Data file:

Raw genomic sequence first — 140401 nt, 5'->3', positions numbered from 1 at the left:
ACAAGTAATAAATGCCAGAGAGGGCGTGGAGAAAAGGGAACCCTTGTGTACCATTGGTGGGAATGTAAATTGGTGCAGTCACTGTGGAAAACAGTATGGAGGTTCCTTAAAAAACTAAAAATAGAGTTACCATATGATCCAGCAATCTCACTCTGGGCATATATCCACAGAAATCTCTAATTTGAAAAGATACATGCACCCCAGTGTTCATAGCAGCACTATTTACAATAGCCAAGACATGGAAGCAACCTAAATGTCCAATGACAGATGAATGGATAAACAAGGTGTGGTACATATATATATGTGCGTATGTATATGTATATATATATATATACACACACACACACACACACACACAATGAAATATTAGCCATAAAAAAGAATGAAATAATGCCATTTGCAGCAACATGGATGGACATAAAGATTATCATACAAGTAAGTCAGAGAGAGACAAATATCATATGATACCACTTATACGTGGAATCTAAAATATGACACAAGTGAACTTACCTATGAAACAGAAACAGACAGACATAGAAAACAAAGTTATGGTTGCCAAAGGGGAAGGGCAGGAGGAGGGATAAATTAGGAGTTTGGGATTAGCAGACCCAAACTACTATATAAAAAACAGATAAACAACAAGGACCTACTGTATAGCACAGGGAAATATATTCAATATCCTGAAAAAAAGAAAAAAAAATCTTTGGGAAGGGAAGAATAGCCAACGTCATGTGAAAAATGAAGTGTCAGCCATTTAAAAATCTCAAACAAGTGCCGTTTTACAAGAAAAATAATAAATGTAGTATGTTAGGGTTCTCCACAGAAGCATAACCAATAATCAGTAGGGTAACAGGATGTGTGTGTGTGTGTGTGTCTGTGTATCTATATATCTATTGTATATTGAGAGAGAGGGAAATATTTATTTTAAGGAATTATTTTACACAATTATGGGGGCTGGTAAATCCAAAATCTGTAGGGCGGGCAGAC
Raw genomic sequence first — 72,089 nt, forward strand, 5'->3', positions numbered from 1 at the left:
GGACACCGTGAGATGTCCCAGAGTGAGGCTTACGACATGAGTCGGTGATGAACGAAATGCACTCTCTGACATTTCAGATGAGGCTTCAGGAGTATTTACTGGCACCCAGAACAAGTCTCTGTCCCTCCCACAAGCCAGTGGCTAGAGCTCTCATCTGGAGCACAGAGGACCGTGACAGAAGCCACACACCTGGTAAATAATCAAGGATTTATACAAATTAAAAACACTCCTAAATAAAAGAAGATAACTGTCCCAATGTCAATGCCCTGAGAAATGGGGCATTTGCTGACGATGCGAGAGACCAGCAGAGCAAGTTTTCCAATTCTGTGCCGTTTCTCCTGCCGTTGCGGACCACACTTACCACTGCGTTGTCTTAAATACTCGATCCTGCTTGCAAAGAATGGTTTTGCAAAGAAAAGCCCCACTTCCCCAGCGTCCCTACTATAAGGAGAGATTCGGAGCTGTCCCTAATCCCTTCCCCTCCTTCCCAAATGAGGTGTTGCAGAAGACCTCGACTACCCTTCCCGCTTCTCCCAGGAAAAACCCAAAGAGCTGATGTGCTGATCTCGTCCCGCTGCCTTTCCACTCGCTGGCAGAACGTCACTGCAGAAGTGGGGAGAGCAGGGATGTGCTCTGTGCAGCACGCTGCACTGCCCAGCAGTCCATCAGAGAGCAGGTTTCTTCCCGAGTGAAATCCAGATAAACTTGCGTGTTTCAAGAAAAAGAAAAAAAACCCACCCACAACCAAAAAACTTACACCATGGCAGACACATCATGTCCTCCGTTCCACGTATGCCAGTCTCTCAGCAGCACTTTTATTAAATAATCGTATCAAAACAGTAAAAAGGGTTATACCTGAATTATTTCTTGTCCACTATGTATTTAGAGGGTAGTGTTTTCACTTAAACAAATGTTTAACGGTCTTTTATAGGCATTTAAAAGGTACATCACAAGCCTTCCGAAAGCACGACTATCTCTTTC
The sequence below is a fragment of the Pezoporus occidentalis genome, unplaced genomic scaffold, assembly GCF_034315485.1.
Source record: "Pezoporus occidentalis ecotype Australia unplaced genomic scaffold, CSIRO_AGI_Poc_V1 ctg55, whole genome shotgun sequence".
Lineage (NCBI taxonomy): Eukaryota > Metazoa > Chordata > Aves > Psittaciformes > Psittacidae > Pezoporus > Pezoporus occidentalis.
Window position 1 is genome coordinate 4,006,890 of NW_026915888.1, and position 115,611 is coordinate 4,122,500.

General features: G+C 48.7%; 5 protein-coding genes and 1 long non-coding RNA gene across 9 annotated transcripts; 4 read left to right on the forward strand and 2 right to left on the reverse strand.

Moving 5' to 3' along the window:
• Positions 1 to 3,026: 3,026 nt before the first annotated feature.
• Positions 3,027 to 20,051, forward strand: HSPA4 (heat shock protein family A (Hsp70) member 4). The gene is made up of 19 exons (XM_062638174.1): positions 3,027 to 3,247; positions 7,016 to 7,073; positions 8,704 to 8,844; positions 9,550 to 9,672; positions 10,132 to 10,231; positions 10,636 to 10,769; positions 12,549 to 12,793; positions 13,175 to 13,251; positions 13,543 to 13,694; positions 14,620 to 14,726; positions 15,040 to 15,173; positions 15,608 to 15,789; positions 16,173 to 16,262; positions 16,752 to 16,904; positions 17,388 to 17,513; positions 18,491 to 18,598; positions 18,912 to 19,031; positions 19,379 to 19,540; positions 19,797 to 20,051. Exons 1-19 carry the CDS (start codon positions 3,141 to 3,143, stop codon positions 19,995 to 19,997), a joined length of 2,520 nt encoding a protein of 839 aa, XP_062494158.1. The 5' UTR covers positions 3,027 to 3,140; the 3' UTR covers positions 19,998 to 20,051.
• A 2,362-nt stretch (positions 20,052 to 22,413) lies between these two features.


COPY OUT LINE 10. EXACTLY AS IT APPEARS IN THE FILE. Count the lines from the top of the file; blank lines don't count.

Moving 5' to 3' along the window: